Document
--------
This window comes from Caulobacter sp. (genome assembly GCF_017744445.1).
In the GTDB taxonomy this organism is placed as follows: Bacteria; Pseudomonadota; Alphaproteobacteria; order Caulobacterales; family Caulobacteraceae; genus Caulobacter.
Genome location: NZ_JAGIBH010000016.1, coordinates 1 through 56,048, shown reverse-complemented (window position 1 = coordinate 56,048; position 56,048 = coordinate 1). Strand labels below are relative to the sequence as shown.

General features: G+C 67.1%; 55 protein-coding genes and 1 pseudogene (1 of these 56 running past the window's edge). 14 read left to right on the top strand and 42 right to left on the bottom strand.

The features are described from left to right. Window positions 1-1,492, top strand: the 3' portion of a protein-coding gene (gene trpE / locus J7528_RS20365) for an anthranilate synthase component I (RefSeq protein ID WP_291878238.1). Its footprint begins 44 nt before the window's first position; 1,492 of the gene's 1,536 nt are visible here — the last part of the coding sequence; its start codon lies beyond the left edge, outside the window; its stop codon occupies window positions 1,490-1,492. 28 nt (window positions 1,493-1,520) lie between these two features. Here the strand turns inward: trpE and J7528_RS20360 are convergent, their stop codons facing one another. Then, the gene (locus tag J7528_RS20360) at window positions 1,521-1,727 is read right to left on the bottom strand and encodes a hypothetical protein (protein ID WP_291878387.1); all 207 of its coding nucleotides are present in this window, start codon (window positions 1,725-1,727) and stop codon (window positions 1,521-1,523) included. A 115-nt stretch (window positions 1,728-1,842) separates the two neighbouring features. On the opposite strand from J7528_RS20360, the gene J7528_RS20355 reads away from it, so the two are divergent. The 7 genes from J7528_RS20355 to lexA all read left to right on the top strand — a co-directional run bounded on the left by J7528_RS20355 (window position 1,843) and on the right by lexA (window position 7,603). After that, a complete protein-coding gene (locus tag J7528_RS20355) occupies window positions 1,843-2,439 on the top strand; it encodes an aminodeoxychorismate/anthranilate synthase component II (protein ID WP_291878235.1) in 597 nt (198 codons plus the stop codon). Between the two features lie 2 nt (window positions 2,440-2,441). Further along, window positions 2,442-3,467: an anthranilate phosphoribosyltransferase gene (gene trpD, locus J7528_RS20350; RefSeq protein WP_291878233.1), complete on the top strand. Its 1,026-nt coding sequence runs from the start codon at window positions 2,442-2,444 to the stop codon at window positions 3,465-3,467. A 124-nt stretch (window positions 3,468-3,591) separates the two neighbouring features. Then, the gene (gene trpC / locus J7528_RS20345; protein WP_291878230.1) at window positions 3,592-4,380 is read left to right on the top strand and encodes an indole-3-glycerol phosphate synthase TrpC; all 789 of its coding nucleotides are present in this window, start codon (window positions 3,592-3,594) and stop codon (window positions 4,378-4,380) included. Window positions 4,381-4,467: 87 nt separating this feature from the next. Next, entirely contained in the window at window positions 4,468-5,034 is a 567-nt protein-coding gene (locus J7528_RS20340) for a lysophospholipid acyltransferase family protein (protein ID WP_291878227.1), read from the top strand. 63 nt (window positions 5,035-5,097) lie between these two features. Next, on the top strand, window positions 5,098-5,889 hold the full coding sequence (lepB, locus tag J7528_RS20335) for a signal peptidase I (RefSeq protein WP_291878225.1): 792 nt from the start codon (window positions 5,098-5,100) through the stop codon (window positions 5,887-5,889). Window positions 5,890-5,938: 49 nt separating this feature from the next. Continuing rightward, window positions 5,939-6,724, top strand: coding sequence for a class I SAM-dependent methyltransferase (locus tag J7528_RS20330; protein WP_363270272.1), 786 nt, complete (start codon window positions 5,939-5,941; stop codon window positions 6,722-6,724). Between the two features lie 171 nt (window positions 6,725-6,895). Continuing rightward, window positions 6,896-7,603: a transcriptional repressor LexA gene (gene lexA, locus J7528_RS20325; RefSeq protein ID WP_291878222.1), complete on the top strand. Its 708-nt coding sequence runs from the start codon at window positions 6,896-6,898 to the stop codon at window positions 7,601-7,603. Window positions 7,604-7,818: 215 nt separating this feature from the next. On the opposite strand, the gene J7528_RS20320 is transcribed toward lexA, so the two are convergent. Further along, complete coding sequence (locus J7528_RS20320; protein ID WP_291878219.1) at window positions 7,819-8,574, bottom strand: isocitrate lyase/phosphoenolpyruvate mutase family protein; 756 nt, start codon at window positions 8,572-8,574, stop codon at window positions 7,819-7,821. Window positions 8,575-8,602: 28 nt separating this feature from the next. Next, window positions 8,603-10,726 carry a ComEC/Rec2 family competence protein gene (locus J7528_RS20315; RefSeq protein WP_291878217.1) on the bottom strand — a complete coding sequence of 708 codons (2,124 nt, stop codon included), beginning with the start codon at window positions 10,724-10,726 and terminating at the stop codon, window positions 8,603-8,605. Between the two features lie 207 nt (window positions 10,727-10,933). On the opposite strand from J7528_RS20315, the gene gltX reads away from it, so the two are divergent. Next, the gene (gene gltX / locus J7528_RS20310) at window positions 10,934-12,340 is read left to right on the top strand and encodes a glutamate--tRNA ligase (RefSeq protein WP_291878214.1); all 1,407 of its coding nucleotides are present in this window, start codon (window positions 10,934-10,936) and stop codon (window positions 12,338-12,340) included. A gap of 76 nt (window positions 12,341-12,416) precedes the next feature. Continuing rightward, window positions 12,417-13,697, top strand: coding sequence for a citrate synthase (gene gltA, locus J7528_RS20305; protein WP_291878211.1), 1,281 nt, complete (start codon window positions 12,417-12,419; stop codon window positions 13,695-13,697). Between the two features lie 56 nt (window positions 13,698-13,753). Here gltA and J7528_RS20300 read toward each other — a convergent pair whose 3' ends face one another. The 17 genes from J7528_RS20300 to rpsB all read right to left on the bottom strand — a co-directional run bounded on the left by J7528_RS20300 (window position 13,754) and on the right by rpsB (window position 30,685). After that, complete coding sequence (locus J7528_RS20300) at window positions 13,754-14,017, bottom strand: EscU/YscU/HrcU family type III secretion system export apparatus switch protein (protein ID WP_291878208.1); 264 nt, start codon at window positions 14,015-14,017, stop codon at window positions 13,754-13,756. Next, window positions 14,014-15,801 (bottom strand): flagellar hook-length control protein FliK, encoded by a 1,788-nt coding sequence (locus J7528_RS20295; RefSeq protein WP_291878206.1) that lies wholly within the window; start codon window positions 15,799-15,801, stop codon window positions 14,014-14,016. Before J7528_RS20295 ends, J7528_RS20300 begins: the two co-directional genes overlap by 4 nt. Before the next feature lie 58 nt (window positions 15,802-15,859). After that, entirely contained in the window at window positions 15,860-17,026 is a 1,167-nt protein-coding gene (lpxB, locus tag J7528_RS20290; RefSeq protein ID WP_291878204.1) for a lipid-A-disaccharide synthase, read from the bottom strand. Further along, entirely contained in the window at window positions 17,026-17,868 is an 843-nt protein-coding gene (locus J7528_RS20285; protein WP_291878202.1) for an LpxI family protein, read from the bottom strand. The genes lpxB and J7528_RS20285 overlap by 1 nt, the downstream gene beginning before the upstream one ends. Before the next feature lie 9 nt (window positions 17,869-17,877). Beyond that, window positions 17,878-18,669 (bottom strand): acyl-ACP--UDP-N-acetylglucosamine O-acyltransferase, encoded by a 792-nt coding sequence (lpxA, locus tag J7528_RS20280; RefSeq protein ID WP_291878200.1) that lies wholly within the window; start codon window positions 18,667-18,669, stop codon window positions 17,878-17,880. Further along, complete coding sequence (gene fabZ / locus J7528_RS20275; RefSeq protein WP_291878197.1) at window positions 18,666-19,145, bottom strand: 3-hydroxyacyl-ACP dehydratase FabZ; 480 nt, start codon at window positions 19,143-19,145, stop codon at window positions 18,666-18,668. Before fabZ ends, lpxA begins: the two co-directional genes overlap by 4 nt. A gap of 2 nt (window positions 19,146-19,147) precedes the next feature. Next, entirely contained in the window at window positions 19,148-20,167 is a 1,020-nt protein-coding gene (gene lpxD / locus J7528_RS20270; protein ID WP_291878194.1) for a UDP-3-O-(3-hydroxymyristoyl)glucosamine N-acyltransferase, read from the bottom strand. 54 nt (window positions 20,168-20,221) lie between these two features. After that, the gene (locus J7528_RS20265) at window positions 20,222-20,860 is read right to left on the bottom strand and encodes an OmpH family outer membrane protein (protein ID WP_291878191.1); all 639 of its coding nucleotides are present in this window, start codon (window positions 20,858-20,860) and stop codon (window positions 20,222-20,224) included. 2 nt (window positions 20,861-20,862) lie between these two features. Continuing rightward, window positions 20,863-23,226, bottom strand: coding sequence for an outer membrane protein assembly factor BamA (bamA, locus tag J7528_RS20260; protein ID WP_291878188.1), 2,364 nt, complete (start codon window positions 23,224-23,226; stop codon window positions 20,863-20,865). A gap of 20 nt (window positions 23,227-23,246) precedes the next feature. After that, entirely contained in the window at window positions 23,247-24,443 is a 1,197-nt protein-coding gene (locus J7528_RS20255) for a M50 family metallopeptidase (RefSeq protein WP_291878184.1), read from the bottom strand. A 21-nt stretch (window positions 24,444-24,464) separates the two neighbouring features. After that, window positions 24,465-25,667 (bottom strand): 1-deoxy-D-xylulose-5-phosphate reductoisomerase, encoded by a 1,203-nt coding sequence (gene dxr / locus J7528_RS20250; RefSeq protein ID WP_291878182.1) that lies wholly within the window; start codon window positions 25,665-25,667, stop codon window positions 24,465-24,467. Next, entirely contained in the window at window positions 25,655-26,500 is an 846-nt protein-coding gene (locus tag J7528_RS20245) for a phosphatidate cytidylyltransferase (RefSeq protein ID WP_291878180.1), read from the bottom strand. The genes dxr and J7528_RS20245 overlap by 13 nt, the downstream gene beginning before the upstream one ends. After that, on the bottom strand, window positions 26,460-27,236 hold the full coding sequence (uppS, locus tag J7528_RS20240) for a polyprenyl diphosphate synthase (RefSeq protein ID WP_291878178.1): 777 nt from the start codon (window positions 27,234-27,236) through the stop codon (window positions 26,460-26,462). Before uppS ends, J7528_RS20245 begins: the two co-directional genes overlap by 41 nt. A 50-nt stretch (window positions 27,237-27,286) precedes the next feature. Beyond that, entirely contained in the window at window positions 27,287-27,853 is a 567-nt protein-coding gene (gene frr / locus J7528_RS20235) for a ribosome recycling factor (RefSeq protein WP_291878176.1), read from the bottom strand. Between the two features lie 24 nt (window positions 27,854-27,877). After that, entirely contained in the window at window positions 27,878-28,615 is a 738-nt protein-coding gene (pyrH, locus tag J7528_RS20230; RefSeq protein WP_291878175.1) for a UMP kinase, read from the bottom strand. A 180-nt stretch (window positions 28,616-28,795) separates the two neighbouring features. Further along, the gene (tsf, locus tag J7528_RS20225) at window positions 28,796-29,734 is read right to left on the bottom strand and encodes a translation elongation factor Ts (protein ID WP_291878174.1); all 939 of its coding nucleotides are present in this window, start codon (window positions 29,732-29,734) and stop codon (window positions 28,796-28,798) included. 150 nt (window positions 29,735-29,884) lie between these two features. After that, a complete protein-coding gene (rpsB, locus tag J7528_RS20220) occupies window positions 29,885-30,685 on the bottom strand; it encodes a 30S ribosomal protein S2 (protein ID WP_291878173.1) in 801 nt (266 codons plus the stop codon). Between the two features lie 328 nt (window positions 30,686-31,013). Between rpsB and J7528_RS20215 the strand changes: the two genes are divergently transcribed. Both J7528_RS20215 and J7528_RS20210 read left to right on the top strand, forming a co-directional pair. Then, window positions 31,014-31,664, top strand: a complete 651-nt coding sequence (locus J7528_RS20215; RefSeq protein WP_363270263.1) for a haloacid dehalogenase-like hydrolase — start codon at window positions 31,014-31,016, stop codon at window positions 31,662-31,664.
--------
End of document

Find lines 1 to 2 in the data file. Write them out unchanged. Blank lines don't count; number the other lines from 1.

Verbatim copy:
This window comes from Caulobacter sp. (genome assembly GCF_017744445.1).
In the GTDB taxonomy this organism is placed as follows: Bacteria; Pseudomonadota; Alphaproteobacteria; order Caulobacterales; family Caulobacteraceae; genus Caulobacter.